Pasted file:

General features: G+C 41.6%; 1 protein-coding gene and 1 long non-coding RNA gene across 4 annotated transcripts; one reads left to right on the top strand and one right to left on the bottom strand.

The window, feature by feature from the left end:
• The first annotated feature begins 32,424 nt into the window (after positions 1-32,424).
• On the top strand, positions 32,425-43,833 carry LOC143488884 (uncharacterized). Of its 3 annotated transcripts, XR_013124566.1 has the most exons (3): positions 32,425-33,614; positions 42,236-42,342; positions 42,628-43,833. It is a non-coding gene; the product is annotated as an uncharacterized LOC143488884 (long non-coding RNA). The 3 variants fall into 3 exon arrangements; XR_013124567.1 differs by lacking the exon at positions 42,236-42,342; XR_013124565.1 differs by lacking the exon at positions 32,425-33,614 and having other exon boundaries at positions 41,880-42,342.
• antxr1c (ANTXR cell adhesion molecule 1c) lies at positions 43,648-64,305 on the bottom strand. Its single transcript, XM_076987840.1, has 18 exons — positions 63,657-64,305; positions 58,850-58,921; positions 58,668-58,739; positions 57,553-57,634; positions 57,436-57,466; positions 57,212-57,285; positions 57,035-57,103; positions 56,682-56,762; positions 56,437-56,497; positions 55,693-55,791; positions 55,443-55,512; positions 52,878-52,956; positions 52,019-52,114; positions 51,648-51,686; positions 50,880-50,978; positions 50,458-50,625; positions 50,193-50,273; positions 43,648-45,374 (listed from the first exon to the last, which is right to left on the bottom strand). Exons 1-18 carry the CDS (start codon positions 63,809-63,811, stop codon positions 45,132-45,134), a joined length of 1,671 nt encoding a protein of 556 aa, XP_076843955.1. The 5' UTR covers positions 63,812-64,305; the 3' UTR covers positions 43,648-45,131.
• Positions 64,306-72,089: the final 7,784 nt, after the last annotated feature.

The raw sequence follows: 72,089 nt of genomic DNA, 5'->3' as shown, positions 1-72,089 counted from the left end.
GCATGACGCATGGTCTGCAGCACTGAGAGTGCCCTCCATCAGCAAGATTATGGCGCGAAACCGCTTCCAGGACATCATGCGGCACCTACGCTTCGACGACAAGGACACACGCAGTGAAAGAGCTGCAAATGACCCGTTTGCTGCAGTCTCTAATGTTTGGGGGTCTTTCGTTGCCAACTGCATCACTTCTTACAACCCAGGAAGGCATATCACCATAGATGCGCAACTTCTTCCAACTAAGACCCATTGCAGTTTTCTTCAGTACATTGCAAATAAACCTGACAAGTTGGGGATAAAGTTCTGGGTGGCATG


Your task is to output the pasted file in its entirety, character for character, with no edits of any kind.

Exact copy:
General features: G+C 41.6%; 1 protein-coding gene and 1 long non-coding RNA gene across 4 annotated transcripts; one reads left to right on the top strand and one right to left on the bottom strand.

The window, feature by feature from the left end:
• The first annotated feature begins 32,424 nt into the window (after positions 1-32,424).
• On the top strand, positions 32,425-43,833 carry LOC143488884 (uncharacterized). Of its 3 annotated transcripts, XR_013124566.1 has the most exons (3): positions 32,425-33,614; positions 42,236-42,342; positions 42,628-43,833. It is a non-coding gene; the product is annotated as an uncharacterized LOC143488884 (long non-coding RNA). The 3 variants fall into 3 exon arrangements; XR_013124567.1 differs by lacking the exon at positions 42,236-42,342; XR_013124565.1 differs by lacking the exon at positions 32,425-33,614 and having other exon boundaries at positions 41,880-42,342.
• antxr1c (ANTXR cell adhesion molecule 1c) lies at positions 43,648-64,305 on the bottom strand. Its single transcript, XM_076987840.1, has 18 exons — positions 63,657-64,305; positions 58,850-58,921; positions 58,668-58,739; positions 57,553-57,634; positions 57,436-57,466; positions 57,212-57,285; positions 57,035-57,103; positions 56,682-56,762; positions 56,437-56,497; positions 55,693-55,791; positions 55,443-55,512; positions 52,878-52,956; positions 52,019-52,114; positions 51,648-51,686; positions 50,880-50,978; positions 50,458-50,625; positions 50,193-50,273; positions 43,648-45,374 (listed from the first exon to the last, which is right to left on the bottom strand). Exons 1-18 carry the CDS (start codon positions 63,809-63,811, stop codon positions 45,132-45,134), a joined length of 1,671 nt encoding a protein of 556 aa, XP_076843955.1. The 5' UTR covers positions 63,812-64,305; the 3' UTR covers positions 43,648-45,131.
• Positions 64,306-72,089: the final 7,784 nt, after the last annotated feature.

The raw sequence follows: 72,089 nt of genomic DNA, 5'->3' as shown, positions 1-72,089 counted from the left end.
GCATGACGCATGGTCTGCAGCACTGAGAGTGCCCTCCATCAGCAAGATTATGGCGCGAAACCGCTTCCAGGACATCATGCGGCACCTACGCTTCGACGACAAGGACACACGCAGTGAAAGAGCTGCAAATGACCCGTTTGCTGCAGTCTCTAATGTTTGGGGGTCTTTCGTTGCCAACTGCATCACTTCTTACAACCCAGGAAGGCATATCACCATAGATGCGCAACTTCTTCCAACTAAGACCCATTGCAGTTTTCTTCAGTACATTGCAAATAAACCTGACAAGTTGGGGATAAAGTTCTGGGTGGCATG